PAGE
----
Amtrak Adding Overnight Cars Nationwide
“For the first time in more than forty years, Amtrak is getting new long-haul train cars,” reports AFAR. The cars “will be rolled out on fourteen overnight routes, including the popular California Zephyr, which connects Chicago and San Francisco; Coast Starlight between Seattle and Los Angeles; Crescent from New York to New Orleans; Empire Builder from Chicago to Portland; and Southwest Chief, which runs between Chicago and Los Angeles.”
Ninety-Fifth-Floor Signature Room In Hancock For Sale
“The owner of the Signature Room restaurant near the top of the former John Hancock Center has put the property on the market, an offering that will measure investor appetite for high-end dining real estate along the Magnificent Mile,” reports Crain’s. “A venture led by New York-based Madison Capital and Newark-based PGIM Real Estate has hired brokers in the Chicago office of Cushman & Wakefield to sell the 26,168-square-foot restaurant space on the 95th and 96th floors of the tower… There is no formal asking price for the property, which includes the Signature Room restaurant as well as the Signature Lounge cocktail bar above it.”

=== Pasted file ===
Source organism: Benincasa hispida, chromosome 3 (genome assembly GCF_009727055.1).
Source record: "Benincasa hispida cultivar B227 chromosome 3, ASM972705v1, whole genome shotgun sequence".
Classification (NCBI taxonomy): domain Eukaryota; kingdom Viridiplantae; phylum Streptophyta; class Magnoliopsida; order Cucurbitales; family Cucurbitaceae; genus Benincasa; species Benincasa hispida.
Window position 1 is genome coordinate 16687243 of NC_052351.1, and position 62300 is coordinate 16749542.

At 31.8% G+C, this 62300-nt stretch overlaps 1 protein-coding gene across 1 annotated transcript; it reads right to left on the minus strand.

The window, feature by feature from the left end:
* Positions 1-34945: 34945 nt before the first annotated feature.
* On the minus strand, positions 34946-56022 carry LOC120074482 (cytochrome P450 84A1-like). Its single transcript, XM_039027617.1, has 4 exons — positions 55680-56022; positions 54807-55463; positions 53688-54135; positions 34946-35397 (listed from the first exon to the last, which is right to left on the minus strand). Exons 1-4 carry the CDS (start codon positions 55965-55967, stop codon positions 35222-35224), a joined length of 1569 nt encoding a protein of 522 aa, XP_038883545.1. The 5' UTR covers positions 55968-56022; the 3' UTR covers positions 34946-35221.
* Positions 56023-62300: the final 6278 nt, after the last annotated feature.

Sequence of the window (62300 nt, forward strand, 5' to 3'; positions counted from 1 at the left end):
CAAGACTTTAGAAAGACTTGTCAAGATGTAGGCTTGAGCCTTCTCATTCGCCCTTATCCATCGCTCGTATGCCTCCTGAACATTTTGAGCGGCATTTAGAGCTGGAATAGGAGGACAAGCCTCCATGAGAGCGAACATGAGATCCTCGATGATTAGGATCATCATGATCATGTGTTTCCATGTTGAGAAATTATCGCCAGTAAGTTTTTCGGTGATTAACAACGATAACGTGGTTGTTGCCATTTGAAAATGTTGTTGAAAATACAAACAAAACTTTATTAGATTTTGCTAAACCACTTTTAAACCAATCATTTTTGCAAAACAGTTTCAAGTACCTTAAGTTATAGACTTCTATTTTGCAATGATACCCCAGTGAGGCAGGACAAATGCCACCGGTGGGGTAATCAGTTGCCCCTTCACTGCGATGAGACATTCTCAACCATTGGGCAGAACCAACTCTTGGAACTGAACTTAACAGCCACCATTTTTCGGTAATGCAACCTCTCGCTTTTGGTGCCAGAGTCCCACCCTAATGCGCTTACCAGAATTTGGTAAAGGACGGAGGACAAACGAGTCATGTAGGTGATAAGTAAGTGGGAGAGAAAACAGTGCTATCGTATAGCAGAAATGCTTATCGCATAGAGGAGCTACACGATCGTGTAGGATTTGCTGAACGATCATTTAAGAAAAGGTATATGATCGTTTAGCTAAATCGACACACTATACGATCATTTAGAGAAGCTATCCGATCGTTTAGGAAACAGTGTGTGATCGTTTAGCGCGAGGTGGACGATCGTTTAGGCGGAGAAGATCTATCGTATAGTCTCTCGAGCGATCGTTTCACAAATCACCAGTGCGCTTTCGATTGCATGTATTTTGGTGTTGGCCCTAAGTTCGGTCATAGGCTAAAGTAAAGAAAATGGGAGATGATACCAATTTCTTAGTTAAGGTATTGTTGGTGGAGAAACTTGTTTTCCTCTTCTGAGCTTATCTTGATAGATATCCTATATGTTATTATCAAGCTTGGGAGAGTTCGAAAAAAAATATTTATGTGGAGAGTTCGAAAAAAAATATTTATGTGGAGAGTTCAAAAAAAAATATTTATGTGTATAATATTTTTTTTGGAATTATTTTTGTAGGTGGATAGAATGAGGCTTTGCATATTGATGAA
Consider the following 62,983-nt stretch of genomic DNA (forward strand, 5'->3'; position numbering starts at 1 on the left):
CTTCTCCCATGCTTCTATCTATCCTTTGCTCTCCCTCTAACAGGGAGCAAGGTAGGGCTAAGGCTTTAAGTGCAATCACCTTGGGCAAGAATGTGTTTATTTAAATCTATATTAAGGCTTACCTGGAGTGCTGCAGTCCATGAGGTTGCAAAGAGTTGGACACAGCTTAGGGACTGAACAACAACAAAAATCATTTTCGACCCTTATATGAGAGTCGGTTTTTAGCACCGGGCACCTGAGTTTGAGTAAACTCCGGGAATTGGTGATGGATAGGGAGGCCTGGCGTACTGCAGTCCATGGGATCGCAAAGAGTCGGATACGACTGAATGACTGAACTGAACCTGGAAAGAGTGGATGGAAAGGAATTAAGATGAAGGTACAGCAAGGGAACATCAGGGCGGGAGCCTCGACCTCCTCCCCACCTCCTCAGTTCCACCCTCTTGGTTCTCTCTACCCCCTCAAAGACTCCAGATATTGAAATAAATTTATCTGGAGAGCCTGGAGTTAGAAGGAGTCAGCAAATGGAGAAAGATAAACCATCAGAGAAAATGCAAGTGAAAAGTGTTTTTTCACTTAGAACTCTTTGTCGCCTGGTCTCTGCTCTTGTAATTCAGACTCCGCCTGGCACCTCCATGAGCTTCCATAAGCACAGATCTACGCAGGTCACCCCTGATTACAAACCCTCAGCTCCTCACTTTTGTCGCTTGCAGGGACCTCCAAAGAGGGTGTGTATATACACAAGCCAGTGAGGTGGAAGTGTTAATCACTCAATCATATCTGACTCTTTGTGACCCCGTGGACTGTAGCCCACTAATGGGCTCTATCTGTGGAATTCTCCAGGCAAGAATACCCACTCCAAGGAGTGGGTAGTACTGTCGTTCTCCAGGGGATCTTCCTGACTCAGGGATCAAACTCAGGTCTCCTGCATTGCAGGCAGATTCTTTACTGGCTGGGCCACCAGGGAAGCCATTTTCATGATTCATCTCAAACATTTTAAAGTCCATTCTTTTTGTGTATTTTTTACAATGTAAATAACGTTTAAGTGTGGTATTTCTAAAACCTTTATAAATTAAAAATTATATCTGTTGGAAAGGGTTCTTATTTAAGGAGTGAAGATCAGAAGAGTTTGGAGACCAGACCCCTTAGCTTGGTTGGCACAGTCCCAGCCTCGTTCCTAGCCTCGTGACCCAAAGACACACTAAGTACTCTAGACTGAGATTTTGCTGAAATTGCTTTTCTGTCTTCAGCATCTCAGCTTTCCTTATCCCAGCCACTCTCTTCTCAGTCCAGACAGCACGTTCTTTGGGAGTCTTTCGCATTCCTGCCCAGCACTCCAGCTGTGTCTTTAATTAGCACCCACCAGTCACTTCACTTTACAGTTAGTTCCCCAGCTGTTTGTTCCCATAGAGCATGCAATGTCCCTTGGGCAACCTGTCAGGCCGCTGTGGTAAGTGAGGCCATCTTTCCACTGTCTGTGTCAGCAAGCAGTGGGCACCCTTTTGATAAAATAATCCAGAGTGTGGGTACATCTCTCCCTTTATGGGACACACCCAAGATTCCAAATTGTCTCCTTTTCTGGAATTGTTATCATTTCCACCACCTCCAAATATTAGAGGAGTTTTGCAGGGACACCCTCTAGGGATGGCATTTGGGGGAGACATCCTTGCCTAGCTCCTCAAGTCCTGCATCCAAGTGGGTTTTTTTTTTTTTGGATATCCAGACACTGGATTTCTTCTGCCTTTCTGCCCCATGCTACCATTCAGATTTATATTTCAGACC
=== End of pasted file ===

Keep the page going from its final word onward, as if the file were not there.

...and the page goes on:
Another Michigan Avenue Landlord Folds
New York-based Ashkenazy Acquisition “is facing a painful reckoning over its investment in the retail space at 625 North Michigan, a property it acquired just months before the pandemic,” reports Crain’s. “Two key tenants vacated, endangering the $61 million mortgage, and the property’s lender, Barings, has taken control of the space and is preparing to put it up for sale.”
A Greening Paris Puts “Trottinette” E-Scooters To A Vote